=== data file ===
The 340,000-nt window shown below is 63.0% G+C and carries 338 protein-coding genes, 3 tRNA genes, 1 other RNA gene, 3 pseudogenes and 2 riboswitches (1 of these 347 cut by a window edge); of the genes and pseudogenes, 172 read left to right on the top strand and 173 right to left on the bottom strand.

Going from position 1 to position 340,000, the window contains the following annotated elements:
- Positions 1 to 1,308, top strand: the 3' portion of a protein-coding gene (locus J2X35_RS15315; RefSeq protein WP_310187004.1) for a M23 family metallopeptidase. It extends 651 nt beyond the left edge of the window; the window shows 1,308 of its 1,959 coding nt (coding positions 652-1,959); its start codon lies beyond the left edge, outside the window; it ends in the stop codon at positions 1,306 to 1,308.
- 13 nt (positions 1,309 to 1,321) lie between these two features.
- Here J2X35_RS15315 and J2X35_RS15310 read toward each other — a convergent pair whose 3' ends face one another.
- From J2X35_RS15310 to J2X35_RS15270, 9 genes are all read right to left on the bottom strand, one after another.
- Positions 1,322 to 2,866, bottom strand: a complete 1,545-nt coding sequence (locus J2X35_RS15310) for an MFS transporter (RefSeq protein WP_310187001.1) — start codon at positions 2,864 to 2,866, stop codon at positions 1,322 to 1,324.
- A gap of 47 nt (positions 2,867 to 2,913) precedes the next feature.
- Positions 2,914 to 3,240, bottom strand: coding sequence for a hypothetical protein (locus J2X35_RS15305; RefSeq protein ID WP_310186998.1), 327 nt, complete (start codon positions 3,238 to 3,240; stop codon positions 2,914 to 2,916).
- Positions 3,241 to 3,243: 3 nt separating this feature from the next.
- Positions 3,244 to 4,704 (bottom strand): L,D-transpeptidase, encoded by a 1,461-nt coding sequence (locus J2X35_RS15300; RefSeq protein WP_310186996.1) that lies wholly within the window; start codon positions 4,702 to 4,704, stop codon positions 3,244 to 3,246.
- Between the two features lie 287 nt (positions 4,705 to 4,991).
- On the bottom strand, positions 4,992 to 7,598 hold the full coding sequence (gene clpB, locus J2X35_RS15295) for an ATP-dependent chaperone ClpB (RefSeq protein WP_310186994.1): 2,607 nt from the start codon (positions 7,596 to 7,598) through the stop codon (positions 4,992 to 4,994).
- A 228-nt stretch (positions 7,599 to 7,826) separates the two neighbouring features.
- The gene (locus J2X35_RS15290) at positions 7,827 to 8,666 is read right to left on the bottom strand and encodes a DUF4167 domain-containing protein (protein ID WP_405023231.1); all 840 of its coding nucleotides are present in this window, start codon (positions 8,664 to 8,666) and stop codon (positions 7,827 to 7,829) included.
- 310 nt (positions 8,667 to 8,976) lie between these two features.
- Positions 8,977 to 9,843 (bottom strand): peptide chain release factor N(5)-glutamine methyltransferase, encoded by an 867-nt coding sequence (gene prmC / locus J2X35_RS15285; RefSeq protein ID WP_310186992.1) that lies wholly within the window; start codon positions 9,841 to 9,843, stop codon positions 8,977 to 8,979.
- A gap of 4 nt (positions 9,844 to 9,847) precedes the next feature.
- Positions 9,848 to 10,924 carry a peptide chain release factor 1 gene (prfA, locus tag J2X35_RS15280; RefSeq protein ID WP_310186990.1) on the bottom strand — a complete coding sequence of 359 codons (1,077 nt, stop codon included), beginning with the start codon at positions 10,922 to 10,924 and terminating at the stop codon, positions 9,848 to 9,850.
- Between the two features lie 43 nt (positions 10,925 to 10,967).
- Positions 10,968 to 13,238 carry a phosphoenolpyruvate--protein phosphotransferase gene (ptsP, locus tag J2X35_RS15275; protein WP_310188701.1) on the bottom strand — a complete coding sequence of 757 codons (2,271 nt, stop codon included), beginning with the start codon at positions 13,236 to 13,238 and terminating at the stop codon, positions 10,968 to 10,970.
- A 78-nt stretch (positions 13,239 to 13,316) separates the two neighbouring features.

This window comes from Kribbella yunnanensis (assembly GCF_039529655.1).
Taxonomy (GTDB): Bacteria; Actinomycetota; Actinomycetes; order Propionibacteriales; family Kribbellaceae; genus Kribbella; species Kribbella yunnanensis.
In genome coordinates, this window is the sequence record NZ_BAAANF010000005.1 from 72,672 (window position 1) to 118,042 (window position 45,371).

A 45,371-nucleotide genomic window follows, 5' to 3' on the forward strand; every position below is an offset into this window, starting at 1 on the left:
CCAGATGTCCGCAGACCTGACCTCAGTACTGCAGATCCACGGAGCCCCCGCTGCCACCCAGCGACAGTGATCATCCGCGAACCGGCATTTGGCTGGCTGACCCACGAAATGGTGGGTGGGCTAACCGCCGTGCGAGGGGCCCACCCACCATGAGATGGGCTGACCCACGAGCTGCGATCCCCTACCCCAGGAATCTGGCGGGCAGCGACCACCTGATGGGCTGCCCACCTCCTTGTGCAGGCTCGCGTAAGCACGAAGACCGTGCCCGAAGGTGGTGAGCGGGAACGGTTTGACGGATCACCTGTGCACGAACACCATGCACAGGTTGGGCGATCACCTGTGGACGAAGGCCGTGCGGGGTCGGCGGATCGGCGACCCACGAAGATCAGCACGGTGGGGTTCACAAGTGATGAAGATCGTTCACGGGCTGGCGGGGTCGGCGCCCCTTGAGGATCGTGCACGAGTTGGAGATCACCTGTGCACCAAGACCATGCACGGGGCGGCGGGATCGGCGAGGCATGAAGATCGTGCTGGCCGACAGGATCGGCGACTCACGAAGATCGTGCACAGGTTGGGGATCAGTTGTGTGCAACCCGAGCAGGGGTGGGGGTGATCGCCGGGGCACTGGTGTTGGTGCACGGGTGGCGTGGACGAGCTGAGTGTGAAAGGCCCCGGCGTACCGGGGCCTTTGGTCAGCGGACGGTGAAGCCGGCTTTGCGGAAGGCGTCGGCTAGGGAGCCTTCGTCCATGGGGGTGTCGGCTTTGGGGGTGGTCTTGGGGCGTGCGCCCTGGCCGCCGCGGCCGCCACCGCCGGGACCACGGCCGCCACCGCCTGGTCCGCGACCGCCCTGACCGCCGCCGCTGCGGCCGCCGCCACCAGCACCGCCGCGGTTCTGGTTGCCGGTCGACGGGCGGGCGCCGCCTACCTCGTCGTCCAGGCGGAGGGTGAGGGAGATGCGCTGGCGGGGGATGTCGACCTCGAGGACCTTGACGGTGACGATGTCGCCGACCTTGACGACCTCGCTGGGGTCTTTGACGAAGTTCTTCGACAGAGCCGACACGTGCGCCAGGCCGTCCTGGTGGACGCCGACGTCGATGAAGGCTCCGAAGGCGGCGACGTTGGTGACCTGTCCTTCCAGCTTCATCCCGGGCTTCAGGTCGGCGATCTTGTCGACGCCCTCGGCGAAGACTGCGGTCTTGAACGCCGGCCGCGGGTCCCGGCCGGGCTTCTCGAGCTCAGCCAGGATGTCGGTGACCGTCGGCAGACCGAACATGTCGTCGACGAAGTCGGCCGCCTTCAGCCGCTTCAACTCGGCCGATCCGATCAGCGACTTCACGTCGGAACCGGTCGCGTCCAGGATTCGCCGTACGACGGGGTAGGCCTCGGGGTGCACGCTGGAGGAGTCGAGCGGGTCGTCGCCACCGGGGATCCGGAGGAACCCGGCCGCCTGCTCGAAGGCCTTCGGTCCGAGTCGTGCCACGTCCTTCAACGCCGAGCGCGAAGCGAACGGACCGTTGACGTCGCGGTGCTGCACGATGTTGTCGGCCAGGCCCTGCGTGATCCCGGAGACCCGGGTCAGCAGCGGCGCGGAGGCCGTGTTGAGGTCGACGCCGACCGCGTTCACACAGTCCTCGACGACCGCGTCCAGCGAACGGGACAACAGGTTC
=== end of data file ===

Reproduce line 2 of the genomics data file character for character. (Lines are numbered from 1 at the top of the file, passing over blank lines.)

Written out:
Going from position 1 to position 340,000, the window contains the following annotated elements: